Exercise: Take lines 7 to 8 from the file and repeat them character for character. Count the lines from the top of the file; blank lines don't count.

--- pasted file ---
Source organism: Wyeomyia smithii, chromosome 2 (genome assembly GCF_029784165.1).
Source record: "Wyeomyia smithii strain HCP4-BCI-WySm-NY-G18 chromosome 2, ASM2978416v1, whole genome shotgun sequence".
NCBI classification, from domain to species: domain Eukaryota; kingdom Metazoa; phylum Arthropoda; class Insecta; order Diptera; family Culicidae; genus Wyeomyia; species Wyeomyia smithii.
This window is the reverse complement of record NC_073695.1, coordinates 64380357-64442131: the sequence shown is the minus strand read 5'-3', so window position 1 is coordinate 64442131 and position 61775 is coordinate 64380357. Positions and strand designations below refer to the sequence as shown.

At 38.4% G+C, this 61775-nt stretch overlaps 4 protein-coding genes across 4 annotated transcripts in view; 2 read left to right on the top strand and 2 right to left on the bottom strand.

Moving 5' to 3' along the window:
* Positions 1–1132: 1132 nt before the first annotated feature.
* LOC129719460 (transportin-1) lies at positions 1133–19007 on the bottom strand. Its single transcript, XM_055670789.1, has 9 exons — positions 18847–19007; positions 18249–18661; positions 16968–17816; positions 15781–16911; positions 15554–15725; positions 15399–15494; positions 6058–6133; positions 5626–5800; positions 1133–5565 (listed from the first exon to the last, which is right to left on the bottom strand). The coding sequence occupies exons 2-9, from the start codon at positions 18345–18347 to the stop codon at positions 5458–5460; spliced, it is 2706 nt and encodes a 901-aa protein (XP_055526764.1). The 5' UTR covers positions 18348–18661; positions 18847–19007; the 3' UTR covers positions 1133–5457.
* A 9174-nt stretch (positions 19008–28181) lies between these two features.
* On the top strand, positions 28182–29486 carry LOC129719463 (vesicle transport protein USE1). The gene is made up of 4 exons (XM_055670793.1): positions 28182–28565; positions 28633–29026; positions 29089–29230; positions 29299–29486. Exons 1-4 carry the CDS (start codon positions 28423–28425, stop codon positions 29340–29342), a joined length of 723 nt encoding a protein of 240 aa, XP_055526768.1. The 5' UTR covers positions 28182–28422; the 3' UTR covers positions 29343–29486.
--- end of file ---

* Positions 1–1132: 1132 nt before the first annotated feature.
* LOC129719460 (transportin-1) lies at positions 1133–19007 on the bottom strand. Its single transcript, XM_055670789.1, has 9 exons — positions 18847–19007; positions 18249–18661; positions 16968–17816; positions 15781–16911; positions 15554–15725; positions 15399–15494; positions 6058–6133; positions 5626–5800; positions 1133–5565 (listed from the first exon to the last, which is right to left on the bottom strand). The coding sequence occupies exons 2-9, from the start codon at positions 18345–18347 to the stop codon at positions 5458–5460; spliced, it is 2706 nt and encodes a 901-aa protein (XP_055526764.1). The 5' UTR covers positions 18348–18661; positions 18847–19007; the 3' UTR covers positions 1133–5457.